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    Chapter 7

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    Chapter 7
    Previous Chapter
    Descend from Heaven, Urania, by that name
    If rightly thou art called, whose voice divine
    Following, above the Olympian hill I soar,
    Above the flight of Pegasean wing!
    The meaning, not the name, I call: for thou
    Nor of the Muses nine, nor on the top
    Of old Olympus dwellest; but, heavenly-born,
    Before the hills appeared, or fountain flowed,
    Thou with eternal Wisdom didst converse,
    Wisdom thy sister, and with her didst play
    In presence of the Almighty Father, pleased
    With thy celestial song. Up led by thee
    Into the Heaven of Heavens I have presumed,
    An earthly guest, and drawn empyreal air,
    Thy tempering: with like safety guided down
    Return me to my native element:
    Lest from this flying steed unreined, (as once
    Bellerophon, though from a lower clime,)
    Dismounted, on the Aleian field I fall,
    Erroneous there to wander, and forlorn.
    Half yet remains unsung, but narrower bound
    Within the visible diurnal sphere;
    Standing on earth, not rapt above the pole,
    More safe I sing with mortal voice, unchanged
    To hoarse or mute, though fallen on evil days,
    On evil days though fallen, and evil tongues;
    In darkness, and with dangers compassed round,
    And solitude; yet not alone, while thou
    Visitest my slumbers nightly, or when morn
    Purples the east: still govern thou my song,
    Urania, and fit audience find, though few.
    But drive far off the barbarous dissonance
    Of Bacchus and his revellers, the race
    Of that wild rout that tore the Thracian bard
    In Rhodope, where woods and rocks had ears
    To rapture, till the savage clamour drowned
    Both harp and voice; nor could the Muse defend
    Her son. So fail not thou, who thee implores:
    For thou art heavenly, she an empty dream.
    Say, Goddess, what ensued when Raphael,
    The affable Arch-Angel, had forewarned
    Adam, by dire example, to beware
    Apostasy, by what befel in Heaven
    To those apostates; lest the like befall
    In Paradise to Adam or his race,
    Charged not to touch the interdicted tree,
    If they transgress, and slight that sole command,
    So easily obeyed amid the choice
    Of all tastes else to please their appetite,
    Though wandering. He, with his consorted Eve,
    The story heard attentive, and was filled
    With admiration and deep muse, to hear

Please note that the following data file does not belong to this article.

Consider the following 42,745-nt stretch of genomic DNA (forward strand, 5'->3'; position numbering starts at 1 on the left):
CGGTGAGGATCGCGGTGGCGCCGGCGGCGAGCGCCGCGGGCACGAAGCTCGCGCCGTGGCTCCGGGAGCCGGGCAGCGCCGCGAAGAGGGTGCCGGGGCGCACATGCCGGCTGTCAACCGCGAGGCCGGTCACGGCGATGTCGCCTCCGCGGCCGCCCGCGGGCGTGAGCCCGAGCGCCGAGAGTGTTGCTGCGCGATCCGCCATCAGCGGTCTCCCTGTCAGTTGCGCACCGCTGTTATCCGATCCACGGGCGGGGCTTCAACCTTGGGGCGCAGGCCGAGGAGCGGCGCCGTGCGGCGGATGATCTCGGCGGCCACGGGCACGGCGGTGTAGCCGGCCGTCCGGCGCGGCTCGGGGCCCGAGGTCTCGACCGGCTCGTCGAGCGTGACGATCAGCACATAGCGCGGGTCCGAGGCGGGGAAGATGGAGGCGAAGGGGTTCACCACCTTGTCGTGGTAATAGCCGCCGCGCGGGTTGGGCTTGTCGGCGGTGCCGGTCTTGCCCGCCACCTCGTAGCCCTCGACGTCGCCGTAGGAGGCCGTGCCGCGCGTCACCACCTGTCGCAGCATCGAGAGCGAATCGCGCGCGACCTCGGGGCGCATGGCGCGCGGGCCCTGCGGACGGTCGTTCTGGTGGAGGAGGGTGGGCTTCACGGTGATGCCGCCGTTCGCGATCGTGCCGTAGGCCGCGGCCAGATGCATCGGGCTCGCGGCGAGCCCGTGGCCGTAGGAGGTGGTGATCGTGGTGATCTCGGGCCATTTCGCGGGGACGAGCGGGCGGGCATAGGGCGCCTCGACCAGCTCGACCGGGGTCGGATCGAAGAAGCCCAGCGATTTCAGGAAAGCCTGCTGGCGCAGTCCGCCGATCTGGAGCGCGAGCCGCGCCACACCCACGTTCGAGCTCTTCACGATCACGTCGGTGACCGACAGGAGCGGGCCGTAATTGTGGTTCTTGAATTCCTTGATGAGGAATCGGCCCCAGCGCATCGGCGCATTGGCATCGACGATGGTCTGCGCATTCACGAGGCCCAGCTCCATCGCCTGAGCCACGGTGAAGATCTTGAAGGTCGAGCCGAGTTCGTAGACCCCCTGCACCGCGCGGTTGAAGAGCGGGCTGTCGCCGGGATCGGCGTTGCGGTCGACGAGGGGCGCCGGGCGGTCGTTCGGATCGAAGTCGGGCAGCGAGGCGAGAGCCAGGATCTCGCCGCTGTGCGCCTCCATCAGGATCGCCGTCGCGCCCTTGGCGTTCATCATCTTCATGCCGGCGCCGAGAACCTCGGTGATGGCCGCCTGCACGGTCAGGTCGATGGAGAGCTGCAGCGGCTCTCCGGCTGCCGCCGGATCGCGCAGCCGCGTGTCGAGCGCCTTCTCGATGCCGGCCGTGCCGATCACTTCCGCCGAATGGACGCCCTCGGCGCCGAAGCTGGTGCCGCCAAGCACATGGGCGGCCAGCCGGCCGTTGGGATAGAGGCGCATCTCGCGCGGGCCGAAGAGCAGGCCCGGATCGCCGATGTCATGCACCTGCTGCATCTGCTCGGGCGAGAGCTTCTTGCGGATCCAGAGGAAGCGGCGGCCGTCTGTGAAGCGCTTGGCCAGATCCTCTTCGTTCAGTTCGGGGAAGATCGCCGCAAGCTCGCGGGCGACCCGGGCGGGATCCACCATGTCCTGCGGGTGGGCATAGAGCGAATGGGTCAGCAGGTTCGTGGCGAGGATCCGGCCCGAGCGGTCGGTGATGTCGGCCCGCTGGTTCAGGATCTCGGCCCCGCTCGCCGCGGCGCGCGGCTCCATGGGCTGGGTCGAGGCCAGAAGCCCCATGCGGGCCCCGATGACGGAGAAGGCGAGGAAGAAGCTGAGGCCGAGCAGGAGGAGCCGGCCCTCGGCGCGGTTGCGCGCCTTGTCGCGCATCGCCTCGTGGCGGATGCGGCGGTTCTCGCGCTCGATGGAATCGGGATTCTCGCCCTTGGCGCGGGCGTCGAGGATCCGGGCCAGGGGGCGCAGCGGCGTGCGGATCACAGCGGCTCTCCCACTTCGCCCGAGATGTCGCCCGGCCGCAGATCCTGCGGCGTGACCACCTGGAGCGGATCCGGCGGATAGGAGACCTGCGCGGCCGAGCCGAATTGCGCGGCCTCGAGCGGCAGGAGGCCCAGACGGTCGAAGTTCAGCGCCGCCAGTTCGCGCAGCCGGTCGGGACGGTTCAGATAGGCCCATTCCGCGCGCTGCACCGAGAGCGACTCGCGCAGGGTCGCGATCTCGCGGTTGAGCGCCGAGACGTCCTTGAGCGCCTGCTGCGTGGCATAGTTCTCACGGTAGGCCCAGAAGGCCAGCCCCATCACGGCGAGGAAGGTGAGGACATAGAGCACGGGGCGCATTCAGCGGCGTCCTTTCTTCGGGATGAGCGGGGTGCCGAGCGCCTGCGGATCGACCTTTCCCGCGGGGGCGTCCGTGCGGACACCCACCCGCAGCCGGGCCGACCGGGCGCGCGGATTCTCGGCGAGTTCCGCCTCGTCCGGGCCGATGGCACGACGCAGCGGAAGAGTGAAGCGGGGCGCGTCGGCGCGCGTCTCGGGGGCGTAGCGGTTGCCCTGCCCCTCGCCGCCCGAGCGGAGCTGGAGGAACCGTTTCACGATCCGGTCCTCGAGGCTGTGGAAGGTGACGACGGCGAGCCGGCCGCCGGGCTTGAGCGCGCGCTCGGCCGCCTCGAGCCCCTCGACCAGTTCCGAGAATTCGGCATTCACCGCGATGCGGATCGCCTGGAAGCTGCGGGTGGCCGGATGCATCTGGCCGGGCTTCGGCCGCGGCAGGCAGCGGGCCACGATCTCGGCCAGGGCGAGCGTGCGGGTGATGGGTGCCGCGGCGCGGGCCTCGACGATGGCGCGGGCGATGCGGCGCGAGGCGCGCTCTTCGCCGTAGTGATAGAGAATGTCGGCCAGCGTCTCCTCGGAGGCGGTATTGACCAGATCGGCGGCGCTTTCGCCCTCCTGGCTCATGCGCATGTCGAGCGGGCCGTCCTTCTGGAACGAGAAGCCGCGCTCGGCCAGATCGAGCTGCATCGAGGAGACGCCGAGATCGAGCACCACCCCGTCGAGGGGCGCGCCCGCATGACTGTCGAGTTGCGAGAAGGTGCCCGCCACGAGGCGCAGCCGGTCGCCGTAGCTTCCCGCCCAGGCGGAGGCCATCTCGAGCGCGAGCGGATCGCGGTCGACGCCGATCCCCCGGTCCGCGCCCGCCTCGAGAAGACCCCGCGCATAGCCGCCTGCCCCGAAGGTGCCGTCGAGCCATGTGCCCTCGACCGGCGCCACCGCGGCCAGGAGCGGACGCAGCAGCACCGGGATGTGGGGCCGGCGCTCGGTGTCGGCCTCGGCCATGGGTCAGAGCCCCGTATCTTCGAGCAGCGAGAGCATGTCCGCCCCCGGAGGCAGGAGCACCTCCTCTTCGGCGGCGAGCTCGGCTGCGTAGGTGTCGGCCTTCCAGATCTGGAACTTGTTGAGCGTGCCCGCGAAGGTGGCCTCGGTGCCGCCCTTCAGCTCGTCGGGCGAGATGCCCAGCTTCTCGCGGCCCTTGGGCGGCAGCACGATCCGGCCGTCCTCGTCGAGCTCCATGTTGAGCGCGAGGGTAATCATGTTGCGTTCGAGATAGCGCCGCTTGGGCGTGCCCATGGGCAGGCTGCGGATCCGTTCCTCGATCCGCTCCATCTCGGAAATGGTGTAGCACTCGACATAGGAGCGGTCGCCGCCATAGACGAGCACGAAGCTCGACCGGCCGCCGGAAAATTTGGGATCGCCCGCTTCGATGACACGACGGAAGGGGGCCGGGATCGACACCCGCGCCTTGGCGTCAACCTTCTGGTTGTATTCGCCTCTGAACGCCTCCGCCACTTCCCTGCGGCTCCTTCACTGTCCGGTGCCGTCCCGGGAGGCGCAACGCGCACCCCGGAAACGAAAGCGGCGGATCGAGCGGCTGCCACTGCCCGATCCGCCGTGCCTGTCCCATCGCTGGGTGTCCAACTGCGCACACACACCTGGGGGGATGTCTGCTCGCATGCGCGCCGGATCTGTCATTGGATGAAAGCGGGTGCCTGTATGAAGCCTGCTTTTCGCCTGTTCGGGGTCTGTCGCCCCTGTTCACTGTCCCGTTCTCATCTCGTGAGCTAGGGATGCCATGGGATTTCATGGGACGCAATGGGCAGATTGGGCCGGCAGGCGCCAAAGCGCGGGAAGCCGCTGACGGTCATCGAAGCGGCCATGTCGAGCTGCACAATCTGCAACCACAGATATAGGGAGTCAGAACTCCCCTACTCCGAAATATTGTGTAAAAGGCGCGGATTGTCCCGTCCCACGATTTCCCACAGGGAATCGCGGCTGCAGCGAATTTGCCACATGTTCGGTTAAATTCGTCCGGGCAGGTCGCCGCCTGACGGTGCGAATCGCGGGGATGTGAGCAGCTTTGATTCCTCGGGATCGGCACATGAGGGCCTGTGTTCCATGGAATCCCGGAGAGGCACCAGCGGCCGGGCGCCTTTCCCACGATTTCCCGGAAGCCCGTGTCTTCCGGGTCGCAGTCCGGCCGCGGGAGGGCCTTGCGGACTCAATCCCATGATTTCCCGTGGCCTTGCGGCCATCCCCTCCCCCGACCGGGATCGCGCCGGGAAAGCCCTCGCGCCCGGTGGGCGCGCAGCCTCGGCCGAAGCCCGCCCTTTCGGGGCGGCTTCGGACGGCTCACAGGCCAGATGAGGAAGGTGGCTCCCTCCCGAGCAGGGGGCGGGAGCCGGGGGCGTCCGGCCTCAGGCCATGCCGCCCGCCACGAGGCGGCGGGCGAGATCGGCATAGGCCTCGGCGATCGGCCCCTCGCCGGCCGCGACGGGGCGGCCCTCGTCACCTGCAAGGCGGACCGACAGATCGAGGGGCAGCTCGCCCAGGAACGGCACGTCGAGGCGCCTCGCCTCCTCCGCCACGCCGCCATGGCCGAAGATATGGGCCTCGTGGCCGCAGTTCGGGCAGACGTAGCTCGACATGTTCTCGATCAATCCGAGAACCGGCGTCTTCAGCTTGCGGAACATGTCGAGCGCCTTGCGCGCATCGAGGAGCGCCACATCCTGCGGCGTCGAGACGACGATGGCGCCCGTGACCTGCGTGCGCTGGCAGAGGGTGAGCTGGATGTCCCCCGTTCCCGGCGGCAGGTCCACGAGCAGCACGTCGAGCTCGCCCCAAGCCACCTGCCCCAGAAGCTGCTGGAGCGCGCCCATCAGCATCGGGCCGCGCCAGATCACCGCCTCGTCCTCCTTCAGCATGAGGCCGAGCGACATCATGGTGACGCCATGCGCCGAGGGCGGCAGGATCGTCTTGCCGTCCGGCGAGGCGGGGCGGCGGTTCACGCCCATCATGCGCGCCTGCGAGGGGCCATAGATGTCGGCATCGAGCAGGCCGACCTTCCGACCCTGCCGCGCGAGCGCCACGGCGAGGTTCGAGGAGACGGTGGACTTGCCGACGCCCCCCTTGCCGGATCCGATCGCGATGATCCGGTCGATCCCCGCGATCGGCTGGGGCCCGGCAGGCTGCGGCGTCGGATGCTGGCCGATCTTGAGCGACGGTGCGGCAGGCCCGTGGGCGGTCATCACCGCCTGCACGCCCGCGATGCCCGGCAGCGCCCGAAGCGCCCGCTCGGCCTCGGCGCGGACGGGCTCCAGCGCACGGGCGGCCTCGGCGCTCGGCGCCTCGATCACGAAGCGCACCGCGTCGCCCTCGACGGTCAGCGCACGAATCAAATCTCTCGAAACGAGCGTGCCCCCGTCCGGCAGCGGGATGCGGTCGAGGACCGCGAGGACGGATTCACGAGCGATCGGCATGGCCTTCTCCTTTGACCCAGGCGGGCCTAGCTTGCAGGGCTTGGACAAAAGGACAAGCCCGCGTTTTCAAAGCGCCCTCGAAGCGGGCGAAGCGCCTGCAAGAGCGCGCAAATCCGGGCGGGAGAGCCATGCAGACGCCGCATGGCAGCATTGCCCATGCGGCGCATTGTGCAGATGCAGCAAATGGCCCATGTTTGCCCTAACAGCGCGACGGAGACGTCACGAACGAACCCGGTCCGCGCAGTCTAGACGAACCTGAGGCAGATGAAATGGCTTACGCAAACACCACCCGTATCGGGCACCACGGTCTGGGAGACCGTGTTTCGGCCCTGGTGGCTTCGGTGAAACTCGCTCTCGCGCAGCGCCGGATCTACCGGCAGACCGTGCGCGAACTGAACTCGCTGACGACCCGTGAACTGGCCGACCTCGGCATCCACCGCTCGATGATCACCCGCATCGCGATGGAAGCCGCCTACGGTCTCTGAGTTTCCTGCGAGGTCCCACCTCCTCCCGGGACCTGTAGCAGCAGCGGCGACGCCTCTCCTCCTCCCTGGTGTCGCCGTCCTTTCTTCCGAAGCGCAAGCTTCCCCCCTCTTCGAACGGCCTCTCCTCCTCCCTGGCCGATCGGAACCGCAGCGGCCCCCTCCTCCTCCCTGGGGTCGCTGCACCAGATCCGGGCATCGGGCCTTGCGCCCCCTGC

Of things so high and strange; things, to their thought
    So unimaginable, as hate in Heaven,
    And war so near the peace of God in bliss,
    With such confusion: but the evil, soon
    Driven back, redounded as a flood on those
    From whom it sprung; impossible to mix
    With blessedness. Whence Adam soon repealed
    The doubts that in his heart arose: and now
    Led on, yet sinless, with desire to know
    What nearer might concern him, how this world
    Of Heaven and Earth conspicuous first began;
    When, and whereof created; for what cause;
    What within Eden, or without, was done
    Before his memory; as one whose drouth
    Yet scarce allayed still eyes the current stream,
    Whose liquid murmur heard new thirst excites,
    Proceeded thus to ask his heavenly guest.
    Great things, and full of wonder in our ears,
    Far differing from this world, thou hast revealed,
    Divine interpreter! by favour sent
    Down from the empyrean, to forewarn
    Us timely of what might else have been our loss,
    Unknown, which human knowledge could not reach;
    For which to the infinitely Good we owe
    Immortal thanks, and his admonishment
    Receive, with solemn purpose to observe
    Immutably his sovran will, the end
    Of what we are. But since thou hast vouchsafed
    Gently, for our instruction, to impart
    Things above earthly thought, which yet concerned
    Our knowing, as to highest wisdom seemed,
    Deign to descend now lower, and relate
    What may no less perhaps avail us known,
    How first began this Heaven which we behold
    Distant so high, with moving fires adorned
    Innumerable; and this which yields or fills
    All space, the ambient air wide interfused
    Embracing round this floried Earth; what cause
    Moved the Creator, in his holy rest
    Through all eternity, so late to build
    In Chaos; and the work begun, how soon
    Absolved; if unforbid thou mayest unfold
    What we, not to explore the secrets ask
    Of his eternal empire, but the more
    To magnify his works, the more we know.
    And the great light of day yet wants to run
    Much of his race though steep; suspense in Heaven,
    Held by thy voice, thy potent voice, he hears,
    And longer will delay to hear thee tell
    His generation, and the rising birth
    Of Nature from the unapparent Deep:
    Or if the star of evening and the moon
    Haste to thy audience, Night with her will bring,
    Silence; and Sleep, listening to thee, will watch;